“Confront your inner Trump.” If you haven’t heard, Professor Kwame Zulu Shabazz said this at the Martin Luther King, Jr. Day Convocation, not long after expressing surprise that the administration invited him to speak again.
This is essential advice. If you’re like me, when Brother Shabazz said “your inner Trump,” you got a very specific feeling. The phrase reminded you of something you once heard, read or thought. Here, I’m going to list some things I’ve heard that come to mind when I think of “the inner Trump.”
The inner Trump says things like:
“That’s just what we stand for here. If they don’t like it they should go back where they came from.”
“They’re just ignorant. I think you have to be patient with people from places like that, kind of uncivilized or without a lot of culture. We know better, so it’s our job to educate them.”
“They’re animals. We’ve shown them too much compassion already and look what happened [to society]. They’re animals and I refuse to accept them.”
Could you imagine hearing these statements from Trump? From the Trump that lives in our neighbors, from the Trump that apparently lives in half the nation?
Common themes emerge. These statements are divisive, demeaning and prejudiced and they deny the problems of the “other”.
I supplemented my personal experience with a quick Google search and also found these quotes from the Inner Trump:
“If you don’t like America you can leave.” – from a popular meme. This inner Trump invaded my social media circle.
“Take up the White Man’s Burden . . . These ‘newly-caught peoples’ are immoral and childish. Temper your terror and hold back your pride. Remember, use small words to help these others.”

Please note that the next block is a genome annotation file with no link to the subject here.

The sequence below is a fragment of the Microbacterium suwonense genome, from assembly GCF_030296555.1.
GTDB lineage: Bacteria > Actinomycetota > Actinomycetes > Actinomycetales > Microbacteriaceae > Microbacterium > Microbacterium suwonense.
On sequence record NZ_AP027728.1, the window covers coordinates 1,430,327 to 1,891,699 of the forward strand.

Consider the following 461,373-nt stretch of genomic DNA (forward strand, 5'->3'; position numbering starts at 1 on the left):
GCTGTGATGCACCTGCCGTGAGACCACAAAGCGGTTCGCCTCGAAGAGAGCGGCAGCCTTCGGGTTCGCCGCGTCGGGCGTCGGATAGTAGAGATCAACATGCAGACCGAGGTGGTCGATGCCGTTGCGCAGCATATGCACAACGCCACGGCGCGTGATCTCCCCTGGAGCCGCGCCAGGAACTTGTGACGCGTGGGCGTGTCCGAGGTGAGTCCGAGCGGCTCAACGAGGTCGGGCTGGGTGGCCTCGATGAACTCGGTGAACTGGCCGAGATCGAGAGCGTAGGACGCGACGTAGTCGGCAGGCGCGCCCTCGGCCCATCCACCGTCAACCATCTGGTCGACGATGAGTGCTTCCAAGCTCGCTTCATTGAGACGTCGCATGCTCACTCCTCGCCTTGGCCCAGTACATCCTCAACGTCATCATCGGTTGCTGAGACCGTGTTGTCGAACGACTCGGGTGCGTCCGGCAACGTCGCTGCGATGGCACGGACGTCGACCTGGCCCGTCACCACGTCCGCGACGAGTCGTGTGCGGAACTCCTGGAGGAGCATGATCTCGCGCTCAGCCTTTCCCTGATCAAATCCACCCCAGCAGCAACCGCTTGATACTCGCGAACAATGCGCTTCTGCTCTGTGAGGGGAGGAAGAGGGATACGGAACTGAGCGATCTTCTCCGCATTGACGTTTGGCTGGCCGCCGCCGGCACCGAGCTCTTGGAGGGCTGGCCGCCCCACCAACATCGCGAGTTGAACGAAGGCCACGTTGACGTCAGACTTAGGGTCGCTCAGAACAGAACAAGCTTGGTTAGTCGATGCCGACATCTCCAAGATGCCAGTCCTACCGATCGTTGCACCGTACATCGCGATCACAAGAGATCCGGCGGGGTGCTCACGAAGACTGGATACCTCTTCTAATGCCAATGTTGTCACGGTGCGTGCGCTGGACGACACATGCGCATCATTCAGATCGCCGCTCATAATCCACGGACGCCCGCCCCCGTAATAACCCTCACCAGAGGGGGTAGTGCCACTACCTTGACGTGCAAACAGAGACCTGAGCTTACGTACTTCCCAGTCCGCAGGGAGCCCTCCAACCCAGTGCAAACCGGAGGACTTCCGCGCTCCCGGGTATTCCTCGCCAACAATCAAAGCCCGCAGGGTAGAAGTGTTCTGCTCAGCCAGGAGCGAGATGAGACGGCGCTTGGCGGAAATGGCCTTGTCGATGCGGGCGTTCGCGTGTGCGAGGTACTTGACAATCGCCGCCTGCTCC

– Paraphrase of the second stanza of “‘The White Man’s Burden’ Summary” from gradesaver.com and referencing Rudyard Kipling’s poem published in 1899. The inner Trump was alive long before the literal Trump.
“The Hebrew term for dog is used for a male prostitute, sodomite or homosexual . . . If our nation is to survive, we must stand firm on the Word of God and refuse to accept homosexuality as a legitimate, acceptable lifestyle.”
– Cherreguine Bible Doctrine Ministries. I did not want to include a quote like this from my own religion, but my own religion values truth. Behold the “biblical” inner Trump.
Why did I attribute inner Trump’s quotes in the second set, but not in the first set?
Libel. And hopefully having some friends left on Friday.
Every quote in the first set came from a Knox student. They spoke about conservative Knox students, people from Galesburg and Trump voters respectively. I heard all these quotes directly. They represent the wording of the speaker to the best of my memory and aren’t exact, but the ideas are there.
I didn’t send these quotes to the paper to invalidate the pain of anyone who feels threatened or unsafe by Trump’s presidency and the election that led him there. I believe that all pain matters. For the same reason that it is important to be politically aware of what policies and cultural standards cause pain to marginalized groups, it is important to be aware of the individuals around us.
These words are etched into my brain: “They’re animals and I refuse to accept them.”
This is an intro column to what will be a five-part series on “the inner Trump.” Brother Shabazz is right in saying that every white person needs to look in the mirror and confront their inner Trump. Right now, I just want to assert that whoever you are and whatever color your skin is, the phrase “confront your inner Trump” matters to you.
In the following columns I will discuss psychological, sociological and spiritual perspectives on the inner Trump. Psychologically, everyone has an inner Trump. Sociologically, some people’s inner Trumps have more power than others. And spiritually, regardless of how important it is to society that we confront our inner Trump, it is always crucial to the individual. Finally, I’ll argue why you should change, even though you shouldn’t have to.
Everyone has an inner Trump.
I might have just made you uncomfortable. I know that because I just made myself uncomfortable by writing this. I believe, however, that when we work through the issues of division, fear and anger in this discourse section, we will grow better equipped to face the same pressing problems in the nation and the world.